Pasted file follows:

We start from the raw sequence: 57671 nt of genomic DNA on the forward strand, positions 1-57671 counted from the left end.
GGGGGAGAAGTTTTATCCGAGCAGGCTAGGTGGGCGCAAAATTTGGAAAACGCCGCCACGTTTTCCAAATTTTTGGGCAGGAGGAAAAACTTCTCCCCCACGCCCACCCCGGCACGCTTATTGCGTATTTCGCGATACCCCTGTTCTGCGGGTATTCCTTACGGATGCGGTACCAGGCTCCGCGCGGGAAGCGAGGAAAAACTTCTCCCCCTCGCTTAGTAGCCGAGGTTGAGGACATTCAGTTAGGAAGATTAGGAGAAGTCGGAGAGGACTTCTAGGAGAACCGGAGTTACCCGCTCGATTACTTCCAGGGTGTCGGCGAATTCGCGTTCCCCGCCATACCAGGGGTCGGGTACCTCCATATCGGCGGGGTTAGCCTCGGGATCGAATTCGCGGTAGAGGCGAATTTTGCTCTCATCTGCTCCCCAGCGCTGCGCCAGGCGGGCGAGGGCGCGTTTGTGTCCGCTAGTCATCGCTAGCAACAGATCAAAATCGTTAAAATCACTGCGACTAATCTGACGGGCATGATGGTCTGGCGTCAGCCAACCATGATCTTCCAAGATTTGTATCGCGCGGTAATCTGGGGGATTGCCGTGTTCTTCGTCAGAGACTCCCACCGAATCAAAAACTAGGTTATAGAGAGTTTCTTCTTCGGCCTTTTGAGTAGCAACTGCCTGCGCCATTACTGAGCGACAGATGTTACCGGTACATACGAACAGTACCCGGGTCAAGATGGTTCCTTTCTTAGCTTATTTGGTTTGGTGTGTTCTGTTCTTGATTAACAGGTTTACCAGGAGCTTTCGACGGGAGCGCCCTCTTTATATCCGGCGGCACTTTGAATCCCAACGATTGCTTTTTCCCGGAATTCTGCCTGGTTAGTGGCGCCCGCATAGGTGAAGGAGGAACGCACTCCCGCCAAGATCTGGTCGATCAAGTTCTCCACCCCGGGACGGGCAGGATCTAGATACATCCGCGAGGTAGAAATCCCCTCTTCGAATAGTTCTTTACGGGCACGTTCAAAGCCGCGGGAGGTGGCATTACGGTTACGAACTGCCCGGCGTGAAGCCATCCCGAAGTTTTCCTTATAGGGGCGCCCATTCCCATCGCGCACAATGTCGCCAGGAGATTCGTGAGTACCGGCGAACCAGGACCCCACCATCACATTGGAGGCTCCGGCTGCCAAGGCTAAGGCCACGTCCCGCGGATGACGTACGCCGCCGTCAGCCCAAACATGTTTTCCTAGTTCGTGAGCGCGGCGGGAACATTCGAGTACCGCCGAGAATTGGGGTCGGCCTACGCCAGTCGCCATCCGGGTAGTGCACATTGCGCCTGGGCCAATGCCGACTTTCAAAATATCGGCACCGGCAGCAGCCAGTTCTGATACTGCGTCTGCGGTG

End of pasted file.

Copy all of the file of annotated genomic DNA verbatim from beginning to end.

We start from the raw sequence: 57671 nt of genomic DNA on the forward strand, positions 1-57671 counted from the left end.
GGGGGAGAAGTTTTATCCGAGCAGGCTAGGTGGGCGCAAAATTTGGAAAACGCCGCCACGTTTTCCAAATTTTTGGGCAGGAGGAAAAACTTCTCCCCCACGCCCACCCCGGCACGCTTATTGCGTATTTCGCGATACCCCTGTTCTGCGGGTATTCCTTACGGATGCGGTACCAGGCTCCGCGCGGGAAGCGAGGAAAAACTTCTCCCCCTCGCTTAGTAGCCGAGGTTGAGGACATTCAGTTAGGAAGATTAGGAGAAGTCGGAGAGGACTTCTAGGAGAACCGGAGTTACCCGCTCGATTACTTCCAGGGTGTCGGCGAATTCGCGTTCCCCGCCATACCAGGGGTCGGGTACCTCCATATCGGCGGGGTTAGCCTCGGGATCGAATTCGCGGTAGAGGCGAATTTTGCTCTCATCTGCTCCCCAGCGCTGCGCCAGGCGGGCGAGGGCGCGTTTGTGTCCGCTAGTCATCGCTAGCAACAGATCAAAATCGTTAAAATCACTGCGACTAATCTGACGGGCATGATGGTCTGGCGTCAGCCAACCATGATCTTCCAAGATTTGTATCGCGCGGTAATCTGGGGGATTGCCGTGTTCTTCGTCAGAGACTCCCACCGAATCAAAAACTAGGTTATAGAGAGTTTCTTCTTCGGCCTTTTGAGTAGCAACTGCCTGCGCCATTACTGAGCGACAGATGTTACCGGTACATACGAACAGTACCCGGGTCAAGATGGTTCCTTTCTTAGCTTATTTGGTTTGGTGTGTTCTGTTCTTGATTAACAGGTTTACCAGGAGCTTTCGACGGGAGCGCCCTCTTTATATCCGGCGGCACTTTGAATCCCAACGATTGCTTTTTCCCGGAATTCTGCCTGGTTAGTGGCGCCCGCATAGGTGAAGGAGGAACGCACTCCCGCCAAGATCTGGTCGATCAAGTTCTCCACCCCGGGACGGGCAGGATCTAGATACATCCGCGAGGTAGAAATCCCCTCTTCGAATAGTTCTTTACGGGCACGTTCAAAGCCGCGGGAGGTGGCATTACGGTTACGAACTGCCCGGCGTGAAGCCATCCCGAAGTTTTCCTTATAGGGGCGCCCATTCCCATCGCGCACAATGTCGCCAGGAGATTCGTGAGTACCGGCGAACCAGGACCCCACCATCACATTGGAGGCTCCGGCTGCCAAGGCTAAGGCCACGTCCCGCGGATGACGTACGCCGCCGTCAGCCCAAACATGTTTTCCTAGTTCGTGAGCGCGGCGGGAACATTCGAGTACCGCCGAGAATTGGGGTCGGCCTACGCCAGTCGCCATCCGGGTAGTGCACATTGCGCCTGGGCCAATGCCGACTTTCAAAATATCGGCACCGGCAGCAGCCAGTTCTGATACTGCGTCTGCGGTG